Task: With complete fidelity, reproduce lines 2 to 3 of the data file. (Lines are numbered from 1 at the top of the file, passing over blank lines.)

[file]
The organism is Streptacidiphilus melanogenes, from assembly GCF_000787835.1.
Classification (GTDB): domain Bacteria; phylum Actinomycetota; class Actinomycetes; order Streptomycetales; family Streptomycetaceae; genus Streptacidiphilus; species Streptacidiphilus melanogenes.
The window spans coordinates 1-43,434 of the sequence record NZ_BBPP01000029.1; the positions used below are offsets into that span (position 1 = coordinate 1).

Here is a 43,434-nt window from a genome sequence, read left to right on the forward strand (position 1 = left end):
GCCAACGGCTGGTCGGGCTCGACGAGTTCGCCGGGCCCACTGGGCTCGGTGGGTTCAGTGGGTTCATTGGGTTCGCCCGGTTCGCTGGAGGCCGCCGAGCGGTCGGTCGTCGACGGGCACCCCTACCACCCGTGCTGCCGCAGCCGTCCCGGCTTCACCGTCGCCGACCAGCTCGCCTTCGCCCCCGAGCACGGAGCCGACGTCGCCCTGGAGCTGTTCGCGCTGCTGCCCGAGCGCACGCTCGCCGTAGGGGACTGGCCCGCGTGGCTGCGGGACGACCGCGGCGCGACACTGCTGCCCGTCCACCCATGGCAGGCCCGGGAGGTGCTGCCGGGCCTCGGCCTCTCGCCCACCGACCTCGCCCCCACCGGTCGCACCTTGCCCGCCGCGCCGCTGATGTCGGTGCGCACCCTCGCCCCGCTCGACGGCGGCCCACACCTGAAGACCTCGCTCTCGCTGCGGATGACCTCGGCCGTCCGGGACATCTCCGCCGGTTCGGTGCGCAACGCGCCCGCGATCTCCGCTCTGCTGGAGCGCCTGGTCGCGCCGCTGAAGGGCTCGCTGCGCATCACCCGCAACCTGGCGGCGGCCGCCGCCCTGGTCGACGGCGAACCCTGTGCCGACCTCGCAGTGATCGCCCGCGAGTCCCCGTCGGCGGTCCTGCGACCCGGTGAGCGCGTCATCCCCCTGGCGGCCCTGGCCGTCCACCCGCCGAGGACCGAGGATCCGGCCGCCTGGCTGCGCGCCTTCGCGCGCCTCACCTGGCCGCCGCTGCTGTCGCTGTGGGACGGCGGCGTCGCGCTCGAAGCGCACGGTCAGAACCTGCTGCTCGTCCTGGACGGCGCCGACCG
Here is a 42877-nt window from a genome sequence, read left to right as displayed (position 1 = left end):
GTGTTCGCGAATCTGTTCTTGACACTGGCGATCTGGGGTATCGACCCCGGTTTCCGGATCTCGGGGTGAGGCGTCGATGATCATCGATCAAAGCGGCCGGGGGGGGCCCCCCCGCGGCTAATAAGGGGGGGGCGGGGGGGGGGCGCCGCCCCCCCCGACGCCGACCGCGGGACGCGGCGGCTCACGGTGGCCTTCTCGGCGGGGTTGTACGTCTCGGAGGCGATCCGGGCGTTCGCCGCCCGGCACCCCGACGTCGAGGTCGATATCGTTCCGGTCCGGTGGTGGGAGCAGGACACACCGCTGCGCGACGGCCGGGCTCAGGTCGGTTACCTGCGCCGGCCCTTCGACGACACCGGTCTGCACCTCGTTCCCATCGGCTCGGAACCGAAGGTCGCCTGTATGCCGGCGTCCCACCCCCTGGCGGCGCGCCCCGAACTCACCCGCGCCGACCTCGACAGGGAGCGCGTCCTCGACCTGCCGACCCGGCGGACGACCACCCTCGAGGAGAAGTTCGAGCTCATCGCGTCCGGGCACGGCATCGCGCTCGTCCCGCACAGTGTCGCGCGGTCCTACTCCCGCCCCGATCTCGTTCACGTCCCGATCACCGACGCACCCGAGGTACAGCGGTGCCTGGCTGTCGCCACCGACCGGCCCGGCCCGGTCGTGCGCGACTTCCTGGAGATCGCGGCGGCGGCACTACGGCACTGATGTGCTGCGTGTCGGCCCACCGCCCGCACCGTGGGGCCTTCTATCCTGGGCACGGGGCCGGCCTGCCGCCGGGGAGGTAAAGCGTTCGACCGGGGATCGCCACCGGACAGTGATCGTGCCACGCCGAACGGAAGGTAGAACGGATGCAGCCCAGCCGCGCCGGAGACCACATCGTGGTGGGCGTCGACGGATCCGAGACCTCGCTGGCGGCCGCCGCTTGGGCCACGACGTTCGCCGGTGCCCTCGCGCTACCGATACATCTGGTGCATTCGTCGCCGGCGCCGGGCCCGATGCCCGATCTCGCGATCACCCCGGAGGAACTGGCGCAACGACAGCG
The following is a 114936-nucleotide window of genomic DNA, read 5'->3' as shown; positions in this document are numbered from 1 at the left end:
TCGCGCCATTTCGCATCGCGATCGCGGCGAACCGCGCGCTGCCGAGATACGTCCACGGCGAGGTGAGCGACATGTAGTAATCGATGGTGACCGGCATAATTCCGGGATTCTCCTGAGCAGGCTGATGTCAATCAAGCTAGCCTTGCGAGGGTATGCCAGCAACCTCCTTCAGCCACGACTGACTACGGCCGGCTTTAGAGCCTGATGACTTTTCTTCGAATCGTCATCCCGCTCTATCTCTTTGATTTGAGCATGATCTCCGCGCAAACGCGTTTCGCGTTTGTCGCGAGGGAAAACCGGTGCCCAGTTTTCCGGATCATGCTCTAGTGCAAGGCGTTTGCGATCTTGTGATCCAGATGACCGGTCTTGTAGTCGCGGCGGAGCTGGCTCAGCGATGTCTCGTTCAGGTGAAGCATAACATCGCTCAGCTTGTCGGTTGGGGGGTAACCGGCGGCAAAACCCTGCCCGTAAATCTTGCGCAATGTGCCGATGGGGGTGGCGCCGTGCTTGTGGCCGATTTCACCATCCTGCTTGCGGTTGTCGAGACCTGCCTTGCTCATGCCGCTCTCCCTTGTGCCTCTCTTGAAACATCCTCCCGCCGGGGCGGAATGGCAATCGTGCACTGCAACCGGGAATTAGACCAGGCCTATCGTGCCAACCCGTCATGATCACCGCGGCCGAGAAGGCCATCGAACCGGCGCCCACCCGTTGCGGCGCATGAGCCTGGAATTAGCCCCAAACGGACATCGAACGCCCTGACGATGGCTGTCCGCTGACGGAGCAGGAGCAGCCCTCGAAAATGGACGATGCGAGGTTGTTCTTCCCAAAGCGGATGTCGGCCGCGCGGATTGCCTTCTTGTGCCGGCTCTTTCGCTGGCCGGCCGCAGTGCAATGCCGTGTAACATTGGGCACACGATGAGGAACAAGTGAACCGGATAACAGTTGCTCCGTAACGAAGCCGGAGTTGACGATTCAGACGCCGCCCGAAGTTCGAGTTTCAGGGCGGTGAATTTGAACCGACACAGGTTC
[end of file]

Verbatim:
Classification (GTDB): domain Bacteria; phylum Actinomycetota; class Actinomycetes; order Streptomycetales; family Streptomycetaceae; genus Streptacidiphilus; species Streptacidiphilus melanogenes.
The window spans coordinates 1-43,434 of the sequence record NZ_BBPP01000029.1; the positions used below are offsets into that span (position 1 = coordinate 1).